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    How Facebook is Changing Churches

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    How Facebook is Changing Churches

    A revolution is taking place, one profile at a time. Online social networks like Facebook and MySpace are connecting people like never before. With hundreds of millions of users, they’re creating almost limitless potential to redefine our personal worlds. It’s a movement that’s changing how we form relationships, perceive others, and shape our identity.

    In his new book, The Church of Facebook (David C Cook, October 2009) author Jesse Rice takes a deeper look at the movement which, at its core, reflects our need for community. “Our longing for intimacy, connection, and a place to belong has never been a secret, but social networking offers us a new perspective on the way we engage our community,” Rice states. This new perspective raises new questions: How do these networks impact our relationships? In what ways are they shaping the way we think of ourselves? And how might this phenomenon subtly reflect a God who longs to connect with each one of us?

    The Church of Facebook explores these ideas and much more, offering a revealing look at the wildly popular world of online social networking. “The new landscape of social networking tells us two basic things: One, we have a deep desire to be known. And, two, we are faced with a technology that both enables and hinders the intimacy we’re looking for,” Rice says. From personal profiles to status updates, author Jesse Rice takes a thoroughly entertaining and insightful look into what Facebook reveals about us, and what it may mean for the future of “community.”

    Social networking is no fad; it has become a fact of life, especially for teens and twenty-somethings. The Church of Facebook is essential reading for parents and pastors who want to understand this trend and its impact on their children and congregations. Rice’s discussions will engage social networkers of all ages and stages who are wrestling with the very real issues of identity, meaning, purpose, and friendship within the context of virtual communities.

    Read more here...


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    1. Matt @ The Church of No People on Mon, October 19, 2009

      A lot of people feel disconnected from the church - like they have no relationships within the body.  I don’t really see Facebook improving this situation.  I have dozens of friend requests from people I have to scratch my head and ask myself, ‘Do I know you?’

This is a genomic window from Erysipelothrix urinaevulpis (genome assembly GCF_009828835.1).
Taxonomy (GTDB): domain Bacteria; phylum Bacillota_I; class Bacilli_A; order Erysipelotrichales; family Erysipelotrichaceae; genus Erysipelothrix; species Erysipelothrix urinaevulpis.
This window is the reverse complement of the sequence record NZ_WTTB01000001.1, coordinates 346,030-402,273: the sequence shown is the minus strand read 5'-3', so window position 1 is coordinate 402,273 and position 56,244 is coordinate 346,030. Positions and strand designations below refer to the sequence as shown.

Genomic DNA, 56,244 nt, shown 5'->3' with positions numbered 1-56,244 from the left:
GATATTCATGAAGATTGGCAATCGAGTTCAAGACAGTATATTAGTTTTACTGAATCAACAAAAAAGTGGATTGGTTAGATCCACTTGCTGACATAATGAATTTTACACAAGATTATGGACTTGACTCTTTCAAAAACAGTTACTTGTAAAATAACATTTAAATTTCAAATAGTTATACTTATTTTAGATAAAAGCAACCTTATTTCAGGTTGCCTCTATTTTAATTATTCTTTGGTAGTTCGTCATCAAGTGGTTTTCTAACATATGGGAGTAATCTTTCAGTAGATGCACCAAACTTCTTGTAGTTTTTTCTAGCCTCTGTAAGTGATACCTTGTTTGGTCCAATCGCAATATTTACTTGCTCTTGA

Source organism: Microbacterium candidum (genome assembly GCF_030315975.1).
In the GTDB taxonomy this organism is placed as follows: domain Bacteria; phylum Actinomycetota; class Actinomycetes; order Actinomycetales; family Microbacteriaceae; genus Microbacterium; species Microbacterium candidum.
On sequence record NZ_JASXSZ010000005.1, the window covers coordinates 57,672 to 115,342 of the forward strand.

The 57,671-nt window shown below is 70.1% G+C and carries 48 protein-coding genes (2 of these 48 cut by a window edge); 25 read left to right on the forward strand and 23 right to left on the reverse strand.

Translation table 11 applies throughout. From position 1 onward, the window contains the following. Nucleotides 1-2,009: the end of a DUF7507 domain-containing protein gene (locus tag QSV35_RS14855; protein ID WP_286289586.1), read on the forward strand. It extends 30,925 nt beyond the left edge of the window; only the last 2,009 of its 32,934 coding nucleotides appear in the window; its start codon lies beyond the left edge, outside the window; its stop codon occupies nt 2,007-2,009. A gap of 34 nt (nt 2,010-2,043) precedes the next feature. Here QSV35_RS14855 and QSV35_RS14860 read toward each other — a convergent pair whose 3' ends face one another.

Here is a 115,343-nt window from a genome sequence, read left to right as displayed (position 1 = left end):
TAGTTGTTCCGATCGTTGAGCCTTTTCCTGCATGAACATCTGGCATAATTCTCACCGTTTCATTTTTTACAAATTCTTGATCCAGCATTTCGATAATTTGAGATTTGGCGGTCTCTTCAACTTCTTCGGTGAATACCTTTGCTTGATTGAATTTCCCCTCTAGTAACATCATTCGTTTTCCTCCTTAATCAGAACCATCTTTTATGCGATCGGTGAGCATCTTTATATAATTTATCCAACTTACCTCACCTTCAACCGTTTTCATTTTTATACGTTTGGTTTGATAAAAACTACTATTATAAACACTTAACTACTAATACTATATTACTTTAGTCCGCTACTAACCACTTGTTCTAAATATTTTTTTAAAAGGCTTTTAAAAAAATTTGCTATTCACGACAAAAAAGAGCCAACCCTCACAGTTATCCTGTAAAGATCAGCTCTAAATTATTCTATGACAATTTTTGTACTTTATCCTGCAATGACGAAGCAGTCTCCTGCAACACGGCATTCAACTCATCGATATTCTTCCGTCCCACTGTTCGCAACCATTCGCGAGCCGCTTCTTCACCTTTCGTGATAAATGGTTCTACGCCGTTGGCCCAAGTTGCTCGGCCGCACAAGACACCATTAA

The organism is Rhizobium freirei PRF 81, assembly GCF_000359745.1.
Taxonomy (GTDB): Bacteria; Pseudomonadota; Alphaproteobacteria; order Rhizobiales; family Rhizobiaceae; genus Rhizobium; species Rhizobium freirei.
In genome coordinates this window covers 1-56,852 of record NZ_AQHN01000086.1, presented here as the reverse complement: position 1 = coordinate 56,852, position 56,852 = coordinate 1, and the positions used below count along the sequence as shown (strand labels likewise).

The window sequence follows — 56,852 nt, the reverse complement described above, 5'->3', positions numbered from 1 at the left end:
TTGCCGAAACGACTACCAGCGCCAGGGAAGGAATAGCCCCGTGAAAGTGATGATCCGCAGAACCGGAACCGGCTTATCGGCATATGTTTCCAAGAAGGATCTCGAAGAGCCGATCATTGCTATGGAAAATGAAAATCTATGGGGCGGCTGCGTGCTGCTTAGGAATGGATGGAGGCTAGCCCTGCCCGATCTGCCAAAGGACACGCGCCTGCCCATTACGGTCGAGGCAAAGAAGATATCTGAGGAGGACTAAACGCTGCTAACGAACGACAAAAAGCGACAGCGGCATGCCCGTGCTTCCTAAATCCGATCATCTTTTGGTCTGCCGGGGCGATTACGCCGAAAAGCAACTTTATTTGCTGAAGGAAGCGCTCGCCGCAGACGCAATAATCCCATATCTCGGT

Sounds like a good read.

    2. Gary F. Patton on Sun, October 25, 2009

      �The new landscape of social networking tells us two basic things: One, we have a deep desire to be known. And, two, we are faced with a technology that both enables and hinders the intimacy we�re looking for,� Rice says.

      You hear a strong “What?” from me on both points.

      The first would be a wise battle cry to the face-to-face Body of Christ that asks: “What have we done wrong that people don’t feel “known enough” here that they have to go elsewhere to feel so and find community?”

      The second would be a wise warning to those who are avoiding true intimacy and personal interaction by kidding themselves that FaceBook, MySpace and Twitter can truly be “‘intimate’ gatherings” or “community” as Jesus talks about both.

      Blessings church!

      Gary In Toronto

    3. David on Tue, October 27, 2009

      Utilizing facebook and twitter has opened up opportunities for the gospel with people that I wouldn’t normally have connected with.  I have had chances to pray with and for people, counsel someone facing divorce, and engage in apologetics. 

      It is in no way a substitute for real interaction with people, and it can consume too much time.  But used wisely it can build connections to people and create meaningful interactions. 

      Just because social networking represents a new medium of communication does not mean that we should react with fear and trepidation.  This reaction is quite common and has been present at the mediums, especially any form of mass communication.  Print, Radio, TV, Internet have all changed the way in which humans communicate and transfer information.  Social networking will do the same thing.  I think we as the church should not fear it and run and hide, but rather should seek to use it to God’s glory as best as we can.  Much the way we have done with other forms or communication. 

      Just because Jesus didn’t use it doesn’t mean that he wouldn’t have used it if it had been available.  Any argument along those lines is an argument from silence and an expression of ones opinion not a statement of fact.

    4. garyFPatton on Tue, October 27, 2009

      Beautifully, compellingly and lovingly said, David!

      Well doe!!

      Gary In Toronto

    5. Shawn on Sat, October 31, 2009

      Well said David.  I had that conversation with a FB naysayer just the other day.  For thousands of years people have communicated over great distances through written language.  What the internet and social media have done is shorten the time it takes for that communication to travel.

      Yes, there is a lot of junk to do on FB that is non-productive and will suck time from you, your family, and your ministry.  But as a means of connecting with others, it is an amazingly efficient tool.

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